No window existed. Rodgers saw the trailing linebacker's back turned to him with the safety playing half a field behind the route. The quarterback could have taken the wide-open underneath pass. Instead, Rodgers made the perfect throw.
The nine-time Pro Bowl selection completed 22-of-27 passes for 255 yards and four touchdowns. In doing so, Rodgers passed John Elway for 10th all-time in passing yardage. In fact, the Packers quarterback didn't throw an incomplete pass on second or third down until the 3:21 mark of the fourth quarter. He was particularly effective in the short passing game. According to NFL Next Gen Stats, Rodgers finished 14-of-15 passing with three touchdowns when he released the ball in under 2.5 seconds.
As Pro Football Focus' Steve Palazzolo noted, the three-time MVP experienced four games with a grade of 50 or lower since the start of the 2016 campaign. He responded with a four-touchdown performance the following week every single time.
The performance wasn't perfect, as Rodgers himself stated.
"I missed Marquez (Valdes-Scantling) a couple times when I had him," the quarterback told reporters.
Even the best will miss a few and make some mistakes. Football isn't a game of perfection. Winning is built around making the necessary plays to place the entire team in the best possible position.
The Packers entered this season as supposed Super Bowl contenders. Those aspirations reawakened after stumbling out of the gate.
"I think we tried to show that we cared a little bit more tonight," Rodgers said.
Certain issues are still present. The defense can't generate much—really any—pass rush without Za'Darius Smith on the field. Smith, who is currently dealing with an ailing back, should return in a few weeks after a stint on short-term injured reserve, though. Without a consistent pass rush, the defensive backs not named Jaire Alexander can and will be exposed when asked to cover for extended periods.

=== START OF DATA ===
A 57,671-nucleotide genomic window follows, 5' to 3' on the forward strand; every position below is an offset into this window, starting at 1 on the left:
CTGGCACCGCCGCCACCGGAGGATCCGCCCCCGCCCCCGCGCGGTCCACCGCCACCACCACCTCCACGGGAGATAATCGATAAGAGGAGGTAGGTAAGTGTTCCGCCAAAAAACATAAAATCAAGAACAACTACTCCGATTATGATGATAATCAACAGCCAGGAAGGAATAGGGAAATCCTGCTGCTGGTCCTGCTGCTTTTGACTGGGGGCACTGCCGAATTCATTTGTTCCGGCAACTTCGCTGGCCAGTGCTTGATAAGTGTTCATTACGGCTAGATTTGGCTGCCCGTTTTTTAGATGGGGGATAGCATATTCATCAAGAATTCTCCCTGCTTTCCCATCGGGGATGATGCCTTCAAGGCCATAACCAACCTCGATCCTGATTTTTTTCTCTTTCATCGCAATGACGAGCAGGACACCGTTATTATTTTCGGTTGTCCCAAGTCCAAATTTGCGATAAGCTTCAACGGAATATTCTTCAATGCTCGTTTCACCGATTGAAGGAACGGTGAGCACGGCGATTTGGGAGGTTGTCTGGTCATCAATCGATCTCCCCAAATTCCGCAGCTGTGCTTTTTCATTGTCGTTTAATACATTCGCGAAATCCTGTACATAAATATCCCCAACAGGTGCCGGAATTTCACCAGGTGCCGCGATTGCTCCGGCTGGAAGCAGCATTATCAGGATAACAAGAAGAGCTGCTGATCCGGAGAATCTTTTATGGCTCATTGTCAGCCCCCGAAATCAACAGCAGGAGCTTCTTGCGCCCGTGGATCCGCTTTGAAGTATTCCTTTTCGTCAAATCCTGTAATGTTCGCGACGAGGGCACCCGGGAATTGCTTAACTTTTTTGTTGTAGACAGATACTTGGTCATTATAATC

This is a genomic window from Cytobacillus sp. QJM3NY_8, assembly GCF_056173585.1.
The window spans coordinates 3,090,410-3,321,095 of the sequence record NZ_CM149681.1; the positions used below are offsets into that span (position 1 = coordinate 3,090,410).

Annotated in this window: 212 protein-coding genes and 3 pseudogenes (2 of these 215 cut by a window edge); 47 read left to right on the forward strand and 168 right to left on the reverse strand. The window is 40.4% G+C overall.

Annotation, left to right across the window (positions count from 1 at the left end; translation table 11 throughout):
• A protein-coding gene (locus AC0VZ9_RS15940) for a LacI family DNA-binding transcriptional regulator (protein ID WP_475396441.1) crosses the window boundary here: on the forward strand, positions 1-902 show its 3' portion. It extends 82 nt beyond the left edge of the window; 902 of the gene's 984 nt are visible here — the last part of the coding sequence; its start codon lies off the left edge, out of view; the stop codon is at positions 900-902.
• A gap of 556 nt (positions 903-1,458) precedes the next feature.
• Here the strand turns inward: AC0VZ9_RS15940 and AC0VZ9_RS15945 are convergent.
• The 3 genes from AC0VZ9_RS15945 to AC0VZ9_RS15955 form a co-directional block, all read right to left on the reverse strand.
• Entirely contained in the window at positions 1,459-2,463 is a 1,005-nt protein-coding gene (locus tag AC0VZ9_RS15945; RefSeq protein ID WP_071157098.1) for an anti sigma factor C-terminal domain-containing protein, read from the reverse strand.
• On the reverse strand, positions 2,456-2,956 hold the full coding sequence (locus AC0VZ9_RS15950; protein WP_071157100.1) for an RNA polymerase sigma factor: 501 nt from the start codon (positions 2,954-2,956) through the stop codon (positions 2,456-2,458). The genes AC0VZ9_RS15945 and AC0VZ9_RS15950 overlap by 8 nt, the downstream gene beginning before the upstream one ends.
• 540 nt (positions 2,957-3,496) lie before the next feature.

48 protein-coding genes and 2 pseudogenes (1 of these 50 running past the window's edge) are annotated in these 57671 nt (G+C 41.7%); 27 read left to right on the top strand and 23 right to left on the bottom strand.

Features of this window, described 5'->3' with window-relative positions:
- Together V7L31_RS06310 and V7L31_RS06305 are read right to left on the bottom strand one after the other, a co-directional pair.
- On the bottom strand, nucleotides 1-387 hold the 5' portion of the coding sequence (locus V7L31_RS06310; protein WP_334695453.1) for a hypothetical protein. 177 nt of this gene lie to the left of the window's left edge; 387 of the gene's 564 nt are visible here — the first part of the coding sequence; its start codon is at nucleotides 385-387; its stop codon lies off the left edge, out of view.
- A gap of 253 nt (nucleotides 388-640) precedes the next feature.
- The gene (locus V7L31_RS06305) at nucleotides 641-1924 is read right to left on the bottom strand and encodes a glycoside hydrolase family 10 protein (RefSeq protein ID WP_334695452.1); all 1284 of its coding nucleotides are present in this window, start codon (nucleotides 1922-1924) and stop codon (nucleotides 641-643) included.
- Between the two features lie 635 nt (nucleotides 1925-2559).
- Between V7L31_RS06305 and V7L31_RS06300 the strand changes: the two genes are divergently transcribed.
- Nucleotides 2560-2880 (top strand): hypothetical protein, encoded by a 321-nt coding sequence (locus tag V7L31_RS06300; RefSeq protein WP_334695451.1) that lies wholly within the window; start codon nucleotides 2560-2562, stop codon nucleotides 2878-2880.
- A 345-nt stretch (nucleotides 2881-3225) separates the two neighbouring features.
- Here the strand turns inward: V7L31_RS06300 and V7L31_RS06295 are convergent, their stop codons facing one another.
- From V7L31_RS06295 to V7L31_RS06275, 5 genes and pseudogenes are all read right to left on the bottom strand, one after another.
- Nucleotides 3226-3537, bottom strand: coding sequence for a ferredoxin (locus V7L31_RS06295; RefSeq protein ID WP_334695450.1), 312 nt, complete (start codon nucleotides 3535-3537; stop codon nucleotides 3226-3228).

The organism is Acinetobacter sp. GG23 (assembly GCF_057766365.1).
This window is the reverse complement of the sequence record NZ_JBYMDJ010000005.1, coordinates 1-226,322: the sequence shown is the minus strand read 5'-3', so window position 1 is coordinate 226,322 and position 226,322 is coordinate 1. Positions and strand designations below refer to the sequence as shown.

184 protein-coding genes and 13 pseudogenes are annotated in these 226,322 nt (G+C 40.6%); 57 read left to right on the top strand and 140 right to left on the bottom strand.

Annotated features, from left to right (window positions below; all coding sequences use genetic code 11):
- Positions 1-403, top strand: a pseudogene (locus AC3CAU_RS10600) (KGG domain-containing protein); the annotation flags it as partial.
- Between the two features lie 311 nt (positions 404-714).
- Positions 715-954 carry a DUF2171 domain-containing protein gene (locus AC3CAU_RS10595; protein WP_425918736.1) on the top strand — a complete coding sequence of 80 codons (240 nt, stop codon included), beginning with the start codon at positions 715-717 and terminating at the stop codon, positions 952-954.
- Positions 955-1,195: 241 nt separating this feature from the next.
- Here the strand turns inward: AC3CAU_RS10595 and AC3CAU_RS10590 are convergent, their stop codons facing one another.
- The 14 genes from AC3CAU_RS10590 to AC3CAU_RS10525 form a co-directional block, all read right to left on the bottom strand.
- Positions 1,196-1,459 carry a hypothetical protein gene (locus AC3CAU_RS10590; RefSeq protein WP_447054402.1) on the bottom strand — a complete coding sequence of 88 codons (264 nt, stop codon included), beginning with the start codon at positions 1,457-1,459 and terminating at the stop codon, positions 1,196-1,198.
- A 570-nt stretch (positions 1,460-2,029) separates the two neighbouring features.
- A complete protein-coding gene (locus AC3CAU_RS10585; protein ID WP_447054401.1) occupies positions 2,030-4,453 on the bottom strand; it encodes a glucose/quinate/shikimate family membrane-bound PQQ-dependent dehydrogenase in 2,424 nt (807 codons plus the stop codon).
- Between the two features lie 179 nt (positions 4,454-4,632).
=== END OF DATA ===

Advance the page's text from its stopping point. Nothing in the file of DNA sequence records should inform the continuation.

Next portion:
A couple of silver linings seem to be emerging, too. Rodgers connected with Randall Cobb three times for 26 yards to expand the veteran's usage after only one catch in Week 1. Eventually, All-Pro left tackle David Bakhtiari will return to the lineup after recovering from last season's torn ACL.
At 1-1, Green Bay is clearly the favorite in the NFC North since the Chicago Bears' quarterback situation remains muddled. As long as Monday's performance from Rodgers continues in the coming weeks, the Packers should be able to keep up or outdistance any other team in the conference. After all, Matt LaFleur's squad led the NFL in scoring last season.
A particularly poor performance brings out the naysayers, especially those who sided with the Packers organization instead of its quarterback.
"People like to say a lot of b------t, and it's nice to come back in here after a game like that," Rodgers told reporters after Monday's game.
He added, "It's nice to have a performance like this and get the trolls off our back for a week."
Maybe when Rodgers says relax, everyone should listen.
Brent Sobleski covers the NFL for Bleacher Report. Follow him on Twitter, @brentsobleski.